August 16th, 2010


Weekend Part I

On Friday night, thanks to some eagle-eyed spotting and ticket-snagging by a party who was, alas, unable to make it to the performance, I saw The History of Who? with klepsydra and bhata.

Part of the Camden Fringe, a festival I had no idea existed, this was very much by the fans for the fans, and a lot of fun.

The lecture was presented by a flamboyant character known only as the Professor, helped by his bumbling assistant, Jonathan. The highlight was a rare missing early adventure, Doctor Who and the Terrorful Voice of Terror, which we were able to witness by means of some futuristic technology that beamed it DIRECTLY INTO OUR MINDS.

Everything was carefully kept on the lawful side of copyright - this very legality forming a running gag - which was just as well, given there was a bloke sitting in front of me with a BBC lanyard on.
Orange Vespa Huskyteer

Weekend Part II

At the end of my first meeting with loganberrybunny, I joked 'Same time next year?' As it turned out, it was a whole year before we got together again, but we made up for lost time in Cheltenham on Saturday.

Spookily enough, Zoë Ball played 'Bright Eyes' on the radio as I was eating breakfast - a dedication to a listener's rabbit, no less.

I got rained on for most of the journey westwards, and ducking into shops to avoid showers became a recurring theme for the day.

Luckily there were some excellent shops to duck into: the Regent Arcade with its amazing singing ringing wishing fishing clock, plenty of charity shops and a Wilkinsons, which don't exist down my way.

A remaindered bookshop was selling sub-Disney DVDs at £2 for two. Logan and I clubbed together to purchase a timeless classic each: The Call of the Wild/White Fang for the husky and, for the rabbit, Happy, The Littlest Bunny. (I watched The Call of the Wild when I got in and it was pretty terrible, but I still think I may have got the best part of the bargain.)

Shop of the Day, however, and would that we had discovered it sooner, was a secondhand bookshop tucked away down a side street. It was one of those magical yet frustrating places with books double-stacked on every shelf and piled on the floor, challenging you to inspect every book in the place in search of that one perfect purchase.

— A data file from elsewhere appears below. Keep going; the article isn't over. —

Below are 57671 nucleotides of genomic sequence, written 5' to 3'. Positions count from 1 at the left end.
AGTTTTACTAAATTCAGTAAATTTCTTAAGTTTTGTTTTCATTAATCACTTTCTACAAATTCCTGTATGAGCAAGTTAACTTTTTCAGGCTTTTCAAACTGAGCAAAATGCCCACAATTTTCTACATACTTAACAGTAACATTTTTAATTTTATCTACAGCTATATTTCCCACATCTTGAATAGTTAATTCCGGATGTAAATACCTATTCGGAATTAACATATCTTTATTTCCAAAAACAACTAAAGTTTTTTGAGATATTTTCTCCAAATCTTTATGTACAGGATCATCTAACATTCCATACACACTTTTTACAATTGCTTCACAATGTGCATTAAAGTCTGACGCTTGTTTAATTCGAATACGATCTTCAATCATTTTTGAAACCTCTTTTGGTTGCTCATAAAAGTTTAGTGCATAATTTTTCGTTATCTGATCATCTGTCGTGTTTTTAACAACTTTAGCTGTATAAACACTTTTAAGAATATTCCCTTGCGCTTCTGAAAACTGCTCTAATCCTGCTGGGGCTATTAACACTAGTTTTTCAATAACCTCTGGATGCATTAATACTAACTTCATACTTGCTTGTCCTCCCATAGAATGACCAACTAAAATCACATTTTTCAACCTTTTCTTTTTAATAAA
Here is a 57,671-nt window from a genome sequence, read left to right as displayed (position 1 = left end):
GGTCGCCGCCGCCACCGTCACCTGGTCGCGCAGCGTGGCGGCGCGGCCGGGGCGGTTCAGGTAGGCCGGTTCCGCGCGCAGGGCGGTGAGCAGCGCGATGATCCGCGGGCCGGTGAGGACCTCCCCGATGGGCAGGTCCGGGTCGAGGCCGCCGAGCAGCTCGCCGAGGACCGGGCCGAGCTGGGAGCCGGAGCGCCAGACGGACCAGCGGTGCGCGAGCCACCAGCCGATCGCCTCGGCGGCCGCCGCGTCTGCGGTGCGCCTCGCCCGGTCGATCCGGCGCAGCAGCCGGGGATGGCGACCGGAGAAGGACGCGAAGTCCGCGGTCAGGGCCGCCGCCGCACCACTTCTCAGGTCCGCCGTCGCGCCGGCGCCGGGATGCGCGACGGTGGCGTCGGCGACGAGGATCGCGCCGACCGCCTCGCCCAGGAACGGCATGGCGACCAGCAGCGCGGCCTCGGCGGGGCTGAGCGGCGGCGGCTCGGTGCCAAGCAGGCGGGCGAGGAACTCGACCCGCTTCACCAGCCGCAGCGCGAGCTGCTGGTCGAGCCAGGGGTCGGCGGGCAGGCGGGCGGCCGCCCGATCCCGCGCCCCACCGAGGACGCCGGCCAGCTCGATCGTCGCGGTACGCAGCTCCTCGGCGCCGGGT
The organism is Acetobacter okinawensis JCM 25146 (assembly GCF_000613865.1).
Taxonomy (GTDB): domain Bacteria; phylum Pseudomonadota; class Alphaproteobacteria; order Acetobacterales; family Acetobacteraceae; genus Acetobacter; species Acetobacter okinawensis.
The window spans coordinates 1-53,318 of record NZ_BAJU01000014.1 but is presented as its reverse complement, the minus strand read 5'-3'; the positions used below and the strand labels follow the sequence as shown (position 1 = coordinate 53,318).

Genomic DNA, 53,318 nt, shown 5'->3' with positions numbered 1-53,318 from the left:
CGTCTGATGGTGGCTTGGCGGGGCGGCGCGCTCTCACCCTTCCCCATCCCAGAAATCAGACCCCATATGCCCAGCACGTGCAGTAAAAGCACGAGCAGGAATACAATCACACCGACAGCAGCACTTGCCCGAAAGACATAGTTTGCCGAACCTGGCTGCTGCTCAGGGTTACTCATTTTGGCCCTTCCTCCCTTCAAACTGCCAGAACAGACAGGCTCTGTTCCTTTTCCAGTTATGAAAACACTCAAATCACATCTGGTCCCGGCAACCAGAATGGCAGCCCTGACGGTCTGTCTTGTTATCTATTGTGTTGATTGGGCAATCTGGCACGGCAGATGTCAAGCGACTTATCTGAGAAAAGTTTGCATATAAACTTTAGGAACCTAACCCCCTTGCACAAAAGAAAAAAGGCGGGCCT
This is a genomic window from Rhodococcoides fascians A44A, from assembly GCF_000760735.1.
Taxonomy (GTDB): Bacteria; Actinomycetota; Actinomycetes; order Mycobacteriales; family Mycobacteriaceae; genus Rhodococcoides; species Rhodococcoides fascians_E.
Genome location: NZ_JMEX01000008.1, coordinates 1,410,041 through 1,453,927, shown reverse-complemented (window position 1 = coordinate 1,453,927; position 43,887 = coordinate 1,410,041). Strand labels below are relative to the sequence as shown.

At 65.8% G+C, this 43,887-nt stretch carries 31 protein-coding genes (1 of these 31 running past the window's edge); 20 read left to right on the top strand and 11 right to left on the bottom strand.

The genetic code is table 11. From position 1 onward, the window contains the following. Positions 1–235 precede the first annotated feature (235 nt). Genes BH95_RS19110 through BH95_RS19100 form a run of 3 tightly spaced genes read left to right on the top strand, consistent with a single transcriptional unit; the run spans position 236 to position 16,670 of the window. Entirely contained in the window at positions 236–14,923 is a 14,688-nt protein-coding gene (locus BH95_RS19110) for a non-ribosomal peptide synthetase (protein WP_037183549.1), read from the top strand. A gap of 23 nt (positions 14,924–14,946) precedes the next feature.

Happily, loganberrybunny and I each found a book we had been seeking for absolutely ages; mine was Jupiter's Travels.

I do hope it will be less than a year until our next meeting. Maybe if we start planning it now...
This IS me (by schwitters)Default

Weekend Part III

Sunday was the ride to Hastings for which I prepared on Thursday evening. An early start from Maidstone services to miss the traffic was the plan, but first we were held up by a classic car rally heading for Leeds Castle, then one of us broke down, so the roads were relatively busy after all.

This allowed for some good overtakes, however, especially on the military road with its see-throughable S-bends and lengthy straight bits.

We had coffee and chat at Hastings, then returned on a delightful road I have bookmarked for later consideration (the B2244) for lunch at the Chequers Inn, where the food was friendly and the staff ample (or possibly the other way round). loganberrybunny, they had gammon steak for £12.95, an entire tenner more than we paid the previous day. I had curry.

At lunch we were joined by Fay Presto, the Vespa forum's very own celebrity (she rides a rhinestone-encrusted MP3), who set fire to a napkin and then magicked it whole again.

From Maidstone I headed straight into central London for a Russian Prom. On my way down Piccadilly I overtook some little girls in a pink stretch limo and gave them a big wave, which seemed to make their evening.

I know very little about classical music and next to nothing about different orchestras, but I do love Night on the Bare Mountain, so I jumped on tkb's coattails with alacrity for this one.

I should confess that I actually thought the interval was the end, because I had been counting rounds of applause and got up to four. Apparently one of the pieces had something called 'movements'. The second half was OK, though - I'm glad I stayed.

After the concert I chatted to the other biking prom-goers in the motorcycle bay as we put all our kit back on for the journey home. "As far as I'm concerned, Julia Fischer can do no wrong," said the chap next to me of the solo violinist. I had to confess that I hadn't heard of her until that evening.

Who says bikers are uncultured?